Payton's NBA Career Will Start Back Where It All Began

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By John Denton
Oct. 26, 2014

ORLANDO – While Orlando Magic rookie point guard Elfrid Payton will have the good fortune of making his NBA debut in his hometown of New Orleans on Tuesday, there was a time when he wasn’t allowed anywhere near his devastated home.

With the catastrophic Hurricane Katrina bearing down on New Orleans and his home just across the Mississippi River in Grena, La. in 2005, Payton and his family heeded the mandatory evacuation demands and retreated to stay with relatives in Memphis, Tenn. From there, the Payton family looked on in horror as southern Louisiana was pummeled with a Category 5 storm that proved to be one of the deadliest, costliest and most destructive hurricanes in American history.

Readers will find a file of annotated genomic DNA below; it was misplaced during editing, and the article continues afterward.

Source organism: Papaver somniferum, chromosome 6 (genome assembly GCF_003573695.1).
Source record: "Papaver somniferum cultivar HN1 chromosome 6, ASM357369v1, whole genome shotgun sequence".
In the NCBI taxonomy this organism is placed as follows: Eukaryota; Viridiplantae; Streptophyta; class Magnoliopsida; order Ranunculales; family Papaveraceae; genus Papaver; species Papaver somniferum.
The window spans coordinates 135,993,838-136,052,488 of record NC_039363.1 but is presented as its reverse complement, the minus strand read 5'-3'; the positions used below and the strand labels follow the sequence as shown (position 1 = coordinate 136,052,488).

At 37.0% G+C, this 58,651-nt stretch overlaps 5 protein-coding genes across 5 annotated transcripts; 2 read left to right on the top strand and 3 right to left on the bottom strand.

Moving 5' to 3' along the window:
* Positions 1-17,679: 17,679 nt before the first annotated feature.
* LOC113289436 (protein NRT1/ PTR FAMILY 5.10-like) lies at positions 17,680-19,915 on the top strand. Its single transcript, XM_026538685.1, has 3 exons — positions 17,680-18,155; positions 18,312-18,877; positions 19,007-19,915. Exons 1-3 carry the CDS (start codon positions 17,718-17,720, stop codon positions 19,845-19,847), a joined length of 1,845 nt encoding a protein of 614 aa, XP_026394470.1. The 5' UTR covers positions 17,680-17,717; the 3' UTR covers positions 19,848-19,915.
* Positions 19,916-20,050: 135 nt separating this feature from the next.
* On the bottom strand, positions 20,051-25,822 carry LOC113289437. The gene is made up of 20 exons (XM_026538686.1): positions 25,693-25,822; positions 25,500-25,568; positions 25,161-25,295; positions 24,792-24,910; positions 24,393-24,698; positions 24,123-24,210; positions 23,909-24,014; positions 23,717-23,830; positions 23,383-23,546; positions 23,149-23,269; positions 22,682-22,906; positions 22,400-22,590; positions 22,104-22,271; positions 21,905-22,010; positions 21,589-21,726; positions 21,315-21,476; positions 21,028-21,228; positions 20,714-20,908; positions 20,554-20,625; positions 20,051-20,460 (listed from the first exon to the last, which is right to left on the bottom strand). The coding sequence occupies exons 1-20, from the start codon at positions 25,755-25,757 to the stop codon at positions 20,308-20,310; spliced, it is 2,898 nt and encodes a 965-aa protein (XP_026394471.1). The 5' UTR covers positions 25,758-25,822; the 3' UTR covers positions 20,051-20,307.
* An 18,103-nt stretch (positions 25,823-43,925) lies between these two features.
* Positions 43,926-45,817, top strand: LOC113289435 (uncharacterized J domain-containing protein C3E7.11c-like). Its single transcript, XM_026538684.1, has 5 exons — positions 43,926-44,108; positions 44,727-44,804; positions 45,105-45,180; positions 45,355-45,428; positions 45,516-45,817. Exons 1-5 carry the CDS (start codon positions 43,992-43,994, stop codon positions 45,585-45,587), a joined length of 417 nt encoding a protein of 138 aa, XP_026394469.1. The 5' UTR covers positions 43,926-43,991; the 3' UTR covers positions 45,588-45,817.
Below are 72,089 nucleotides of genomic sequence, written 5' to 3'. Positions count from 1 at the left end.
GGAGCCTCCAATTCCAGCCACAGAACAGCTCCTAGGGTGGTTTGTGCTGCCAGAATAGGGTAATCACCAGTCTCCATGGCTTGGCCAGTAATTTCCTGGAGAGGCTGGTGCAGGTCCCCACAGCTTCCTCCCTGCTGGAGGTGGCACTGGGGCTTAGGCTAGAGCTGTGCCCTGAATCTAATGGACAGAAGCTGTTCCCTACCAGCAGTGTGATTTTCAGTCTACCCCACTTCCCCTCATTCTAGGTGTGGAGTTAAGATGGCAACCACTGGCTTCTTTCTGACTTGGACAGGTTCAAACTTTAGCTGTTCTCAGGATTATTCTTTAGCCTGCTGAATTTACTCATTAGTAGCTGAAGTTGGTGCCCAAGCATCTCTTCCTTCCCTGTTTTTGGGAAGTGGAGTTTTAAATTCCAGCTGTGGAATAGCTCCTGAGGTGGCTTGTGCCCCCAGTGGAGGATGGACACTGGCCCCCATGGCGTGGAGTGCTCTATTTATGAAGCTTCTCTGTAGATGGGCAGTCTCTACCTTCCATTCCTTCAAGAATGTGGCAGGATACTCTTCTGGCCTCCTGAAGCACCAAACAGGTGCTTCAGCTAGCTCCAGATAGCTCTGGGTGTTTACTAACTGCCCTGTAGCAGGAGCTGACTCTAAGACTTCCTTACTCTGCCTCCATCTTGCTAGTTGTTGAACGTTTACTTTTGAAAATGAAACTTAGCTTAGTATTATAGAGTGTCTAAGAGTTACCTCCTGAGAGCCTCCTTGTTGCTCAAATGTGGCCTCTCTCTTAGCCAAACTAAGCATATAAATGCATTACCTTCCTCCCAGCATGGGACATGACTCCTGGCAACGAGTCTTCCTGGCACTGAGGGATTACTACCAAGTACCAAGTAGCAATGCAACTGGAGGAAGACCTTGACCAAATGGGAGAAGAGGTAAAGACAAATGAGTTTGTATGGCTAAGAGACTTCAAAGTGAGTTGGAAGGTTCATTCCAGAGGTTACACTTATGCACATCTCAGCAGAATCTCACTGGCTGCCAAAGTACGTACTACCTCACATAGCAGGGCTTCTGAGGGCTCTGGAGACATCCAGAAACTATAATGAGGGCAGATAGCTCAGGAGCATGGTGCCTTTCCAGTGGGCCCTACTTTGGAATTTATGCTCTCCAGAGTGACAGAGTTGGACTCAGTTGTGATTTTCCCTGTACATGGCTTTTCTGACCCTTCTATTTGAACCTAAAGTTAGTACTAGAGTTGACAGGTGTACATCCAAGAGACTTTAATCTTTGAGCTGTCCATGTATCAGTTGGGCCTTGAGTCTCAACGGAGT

For days, Payton and his family couldn’t reach friends and family members that had stubbornly decided to stay behind because of downed power lines and inoperable phone service in the area. For several days and plenty of sleepless nights, the family looked on as horrifying TV images showed people drowning in rising waters, suffering in squalor and in desperate need of food and shelter.

The residents who wisely left New Orleans out of fear of a storm that ultimately killed 1,833 people were not allowed to return to the city because, quite frankly, it was in no shape to have them back. The Paytons eventually moved to housing in Dallas with thousands of other New Orleans refugees, not knowing if or when they would ever be allowed to go back to the Crescent City.